Short Tau Tactica: Pathfinders

Tau Pathfinder conversion by Douglas Furen

These past few tacticas I’ve talked quite a bit about the synergies of units and how the Tau army works better as a series of units aiding another rather than in isolation. So its time to start covering just how Tau armies can do that. The best place to start? Well, it’s not called Short Tau Tactica: Pathfinders for nothing!

One thing. The unit can do a lot of things and to truly get the best out of them you will have to pick one, because choosing several impedes the units ability to do the others well. When you consider the cost of the unit, compared to others in the list, and just how fragile it is, you will only get a few turns worth of use out of them before they are blown away in a hail of fire from your opponent.

That’s because, if they aren’t already considered a deadly unit, they soon will be. They are that good.

Use one is to load up on either Ion or Rail rifles (Ion for light infantry and tank killing, Rail for heavy infantry), hunker down in cover and then shoot the hell out of whatever target is needed. If you go for Ion Rifles, its worth perhaps shelling out a pulse accelerator, so as your opponents units get closer, you get an extra turn or two of shooting with a higher weight of firepower from the pulse rifles which are now range 24″. It’s not much, but at the same time, don’t turn your nose up at another 2-14 shots at strength 5 (dependent on unit size).

The other, far superior use of the unit (to me at least), is to use those markerlights. Wonderful little things, they can increase your units BS, strip cover from enemy units or help guide seeker missiles. A unit or two of pathfinders will easily be racking up 4 or more markers a turn, which will equally delight you as much as it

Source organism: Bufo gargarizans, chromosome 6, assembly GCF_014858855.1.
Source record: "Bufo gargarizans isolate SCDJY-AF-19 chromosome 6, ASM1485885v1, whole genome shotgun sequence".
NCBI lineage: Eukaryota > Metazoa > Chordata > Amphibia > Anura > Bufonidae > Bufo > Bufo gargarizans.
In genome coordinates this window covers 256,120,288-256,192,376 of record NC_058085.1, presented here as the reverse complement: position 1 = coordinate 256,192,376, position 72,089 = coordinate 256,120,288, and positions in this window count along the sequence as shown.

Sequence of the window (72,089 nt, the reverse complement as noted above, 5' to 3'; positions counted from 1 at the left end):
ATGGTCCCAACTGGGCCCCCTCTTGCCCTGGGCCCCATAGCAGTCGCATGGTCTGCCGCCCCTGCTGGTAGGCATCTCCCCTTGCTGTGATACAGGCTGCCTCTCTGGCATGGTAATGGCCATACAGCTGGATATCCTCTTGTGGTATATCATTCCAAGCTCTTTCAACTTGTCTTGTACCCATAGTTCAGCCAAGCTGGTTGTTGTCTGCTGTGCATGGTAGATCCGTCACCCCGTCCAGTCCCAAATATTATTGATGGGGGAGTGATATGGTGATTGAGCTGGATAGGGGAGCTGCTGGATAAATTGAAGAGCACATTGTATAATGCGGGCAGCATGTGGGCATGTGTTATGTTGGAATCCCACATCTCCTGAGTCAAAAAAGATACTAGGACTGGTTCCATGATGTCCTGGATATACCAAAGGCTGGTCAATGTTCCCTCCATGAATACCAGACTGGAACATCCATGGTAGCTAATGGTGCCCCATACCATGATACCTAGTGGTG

annoys your opponent! Though they can’t be relied upon, taking a unit of 6-8 will produce a decent number of hits a turn, keep them alive long enough to be useful and greatly increase what your units are capable of doing each turn.

However you use them, to keep the unit hanging around longer, it’s probably worth spending a few points to buy a Shas’ui (+1Ld and the ability to buy a black sun filter- yes please!) and, if you have the points left over, springing for the bonding knife ritual so they can regroup regardless of size.

Now the big conundrum to me is if you should bother taking a Devilfish. Whilst they have their uses, being able to scout means you will probably be able to set the squad up in a good position before the game anyway and each turn they spend in a transport is one less turn they are capable of being useful. The option of taking a Recon Drone seems ok, but for the cost (and the rules being a bit unclear as to if it can stay a part of the Devilfish after the Pathfinders have disembarked), I’m not too sure if it’s a good use for the unit, unless you have a strategy that relies upon a part of your army being able to deep strike or appear on the flanks reliably.

All in all, Pathfinders make a great addition to a Tau force. Though forced to be static in nature, in an army that can be otherwise be flexible and on the move at all times, they make up for it by providing such a valuable commodity synchronicity. Also, no need to take markerlights in other units now either, so those units can focus on killing enemy units or securing objectives.

An example of the different approach the Tau Empire take to warfare, Pathfinders will probably make their way into your list at some point. Once used, I’m not sure if they will ever be removed from it.

Just a quick question to the community, how are people finding the Farsight supplement? I’ve yet to read it as I like my hardcover books, but has it affected how people play their armies? Or is it another nice addition that doesn’t add too much unless you like a certain type of list, ala the Iyanden supplement? I’m interested to hear peoples opinions on this, so post in the comments section your experiences.

Anyway, see you soon for another Short Tau Tactica.

Tau pathfinders painted by Kevin Auld
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